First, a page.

I’ve detailed my critique of Du Mez’s treatment of the Air Force Academy because this is what scholars do (and because I happened to know one small part of her story very well). We document our claims, and we respond to evidence-based challenges to those claims. I do not know Du Mez, but I assume she will welcome others dissecting her claims and footnotes. And I would guess that despite some flaws and errors along the way, the central story she tells will hold up remarkably well.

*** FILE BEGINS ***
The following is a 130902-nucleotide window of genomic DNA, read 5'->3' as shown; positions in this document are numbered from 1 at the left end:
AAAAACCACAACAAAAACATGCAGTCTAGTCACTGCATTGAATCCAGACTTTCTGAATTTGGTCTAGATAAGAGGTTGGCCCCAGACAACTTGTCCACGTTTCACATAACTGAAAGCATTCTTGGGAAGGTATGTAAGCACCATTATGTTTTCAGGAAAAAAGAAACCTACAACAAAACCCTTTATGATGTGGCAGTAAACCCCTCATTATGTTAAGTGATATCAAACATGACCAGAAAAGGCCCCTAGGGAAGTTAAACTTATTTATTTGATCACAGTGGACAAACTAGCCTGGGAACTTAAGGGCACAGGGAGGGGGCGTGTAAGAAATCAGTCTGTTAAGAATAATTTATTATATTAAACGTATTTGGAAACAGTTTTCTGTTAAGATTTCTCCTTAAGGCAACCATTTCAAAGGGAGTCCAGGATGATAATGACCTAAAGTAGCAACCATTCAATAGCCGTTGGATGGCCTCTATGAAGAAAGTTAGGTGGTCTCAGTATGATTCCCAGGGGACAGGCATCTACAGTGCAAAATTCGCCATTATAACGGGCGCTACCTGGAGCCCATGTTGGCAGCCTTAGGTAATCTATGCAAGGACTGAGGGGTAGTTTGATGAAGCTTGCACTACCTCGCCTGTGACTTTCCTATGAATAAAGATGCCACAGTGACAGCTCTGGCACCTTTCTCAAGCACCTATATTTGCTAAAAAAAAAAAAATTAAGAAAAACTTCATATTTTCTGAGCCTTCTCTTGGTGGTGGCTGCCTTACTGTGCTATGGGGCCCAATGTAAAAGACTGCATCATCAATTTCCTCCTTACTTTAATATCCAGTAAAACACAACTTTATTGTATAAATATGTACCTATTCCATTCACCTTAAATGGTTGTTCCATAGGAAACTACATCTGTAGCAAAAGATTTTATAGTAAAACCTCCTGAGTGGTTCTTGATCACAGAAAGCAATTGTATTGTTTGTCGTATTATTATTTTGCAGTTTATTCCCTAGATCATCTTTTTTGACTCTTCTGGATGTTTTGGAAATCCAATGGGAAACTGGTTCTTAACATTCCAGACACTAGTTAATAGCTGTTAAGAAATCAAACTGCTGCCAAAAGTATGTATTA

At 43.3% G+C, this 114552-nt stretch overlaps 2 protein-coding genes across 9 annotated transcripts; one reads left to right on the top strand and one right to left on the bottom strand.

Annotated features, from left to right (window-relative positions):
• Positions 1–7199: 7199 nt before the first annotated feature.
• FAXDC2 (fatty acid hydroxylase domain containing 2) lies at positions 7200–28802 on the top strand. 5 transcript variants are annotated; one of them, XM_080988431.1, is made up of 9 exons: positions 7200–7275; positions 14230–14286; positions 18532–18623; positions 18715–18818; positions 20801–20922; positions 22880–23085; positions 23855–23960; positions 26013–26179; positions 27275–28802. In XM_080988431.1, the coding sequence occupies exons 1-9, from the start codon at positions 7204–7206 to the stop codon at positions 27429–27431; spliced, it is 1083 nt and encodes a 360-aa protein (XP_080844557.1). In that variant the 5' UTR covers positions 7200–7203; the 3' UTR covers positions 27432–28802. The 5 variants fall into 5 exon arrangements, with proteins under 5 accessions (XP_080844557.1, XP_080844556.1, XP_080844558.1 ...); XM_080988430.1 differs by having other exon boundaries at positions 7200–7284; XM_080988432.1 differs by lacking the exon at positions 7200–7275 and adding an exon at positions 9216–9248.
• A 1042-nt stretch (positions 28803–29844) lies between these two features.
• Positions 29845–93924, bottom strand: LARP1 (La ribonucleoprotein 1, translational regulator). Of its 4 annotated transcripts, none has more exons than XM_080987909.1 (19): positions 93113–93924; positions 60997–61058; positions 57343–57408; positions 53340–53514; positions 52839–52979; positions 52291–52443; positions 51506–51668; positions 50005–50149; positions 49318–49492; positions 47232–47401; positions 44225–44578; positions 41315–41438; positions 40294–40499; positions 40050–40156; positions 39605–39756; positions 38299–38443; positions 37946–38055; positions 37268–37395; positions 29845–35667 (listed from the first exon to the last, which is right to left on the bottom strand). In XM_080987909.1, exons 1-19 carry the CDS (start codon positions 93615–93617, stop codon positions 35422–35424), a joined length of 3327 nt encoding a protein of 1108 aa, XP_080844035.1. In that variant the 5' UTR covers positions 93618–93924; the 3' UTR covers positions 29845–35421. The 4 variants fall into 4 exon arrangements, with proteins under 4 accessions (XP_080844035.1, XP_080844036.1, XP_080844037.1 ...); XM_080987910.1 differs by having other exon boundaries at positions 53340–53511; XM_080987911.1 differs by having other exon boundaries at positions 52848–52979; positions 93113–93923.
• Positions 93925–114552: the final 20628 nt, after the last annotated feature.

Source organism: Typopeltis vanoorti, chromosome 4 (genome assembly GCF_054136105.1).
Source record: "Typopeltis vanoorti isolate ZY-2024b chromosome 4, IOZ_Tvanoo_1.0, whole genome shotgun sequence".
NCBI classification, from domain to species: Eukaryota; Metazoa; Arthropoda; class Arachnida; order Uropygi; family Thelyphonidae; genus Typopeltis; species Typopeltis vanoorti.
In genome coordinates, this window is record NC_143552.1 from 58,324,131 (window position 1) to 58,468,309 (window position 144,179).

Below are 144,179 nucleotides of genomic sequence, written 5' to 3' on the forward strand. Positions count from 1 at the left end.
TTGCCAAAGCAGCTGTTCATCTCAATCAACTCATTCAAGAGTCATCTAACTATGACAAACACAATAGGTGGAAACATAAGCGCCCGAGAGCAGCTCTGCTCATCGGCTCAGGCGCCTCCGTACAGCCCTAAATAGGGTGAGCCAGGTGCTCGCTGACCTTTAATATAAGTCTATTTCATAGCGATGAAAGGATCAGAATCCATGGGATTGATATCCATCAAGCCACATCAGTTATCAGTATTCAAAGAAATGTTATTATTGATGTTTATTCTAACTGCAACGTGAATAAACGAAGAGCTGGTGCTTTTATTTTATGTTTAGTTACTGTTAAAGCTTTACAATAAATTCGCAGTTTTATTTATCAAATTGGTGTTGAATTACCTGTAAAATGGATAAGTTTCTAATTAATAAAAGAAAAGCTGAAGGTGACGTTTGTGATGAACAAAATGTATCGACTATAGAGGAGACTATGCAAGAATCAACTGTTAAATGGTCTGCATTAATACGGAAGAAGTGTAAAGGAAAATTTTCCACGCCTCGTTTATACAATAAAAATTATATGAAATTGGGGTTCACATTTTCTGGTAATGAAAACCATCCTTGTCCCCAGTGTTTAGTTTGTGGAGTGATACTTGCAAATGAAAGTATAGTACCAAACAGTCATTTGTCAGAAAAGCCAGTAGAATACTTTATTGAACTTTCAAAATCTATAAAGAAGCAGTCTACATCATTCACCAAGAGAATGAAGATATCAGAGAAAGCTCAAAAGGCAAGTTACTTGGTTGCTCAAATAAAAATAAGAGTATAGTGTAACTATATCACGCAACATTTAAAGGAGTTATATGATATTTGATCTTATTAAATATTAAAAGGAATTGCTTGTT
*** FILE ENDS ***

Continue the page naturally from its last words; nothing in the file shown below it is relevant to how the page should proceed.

Lucas concludes his review by asserting that “Jesus and John Wayne should be required reading for those who live and move and have our being within American evangelical denominations and churches.” He’s right, and critiques like mine do little to derail the core thesis of the book. But I’ll see Lucas’s endorsement and raise him one: Jesus and John Wayne should also be required reading for those who live and move outside of these evangelical circles and who spend their time critiquing those circles. That includes journalists, pundits, and a number of Du Mez’s academic colleagues in history and religious studies. These readers should engage both positive and negative reviews in a similarly holistic fashion: asking not only what Du Mez gets right but what she misses, not simply reveling in her dismantling of one echo chamber but asking hard questions about their own. That kind of nuance and self-reflection will help us all continue the important dialogue that Du Mez and her reviewers have started.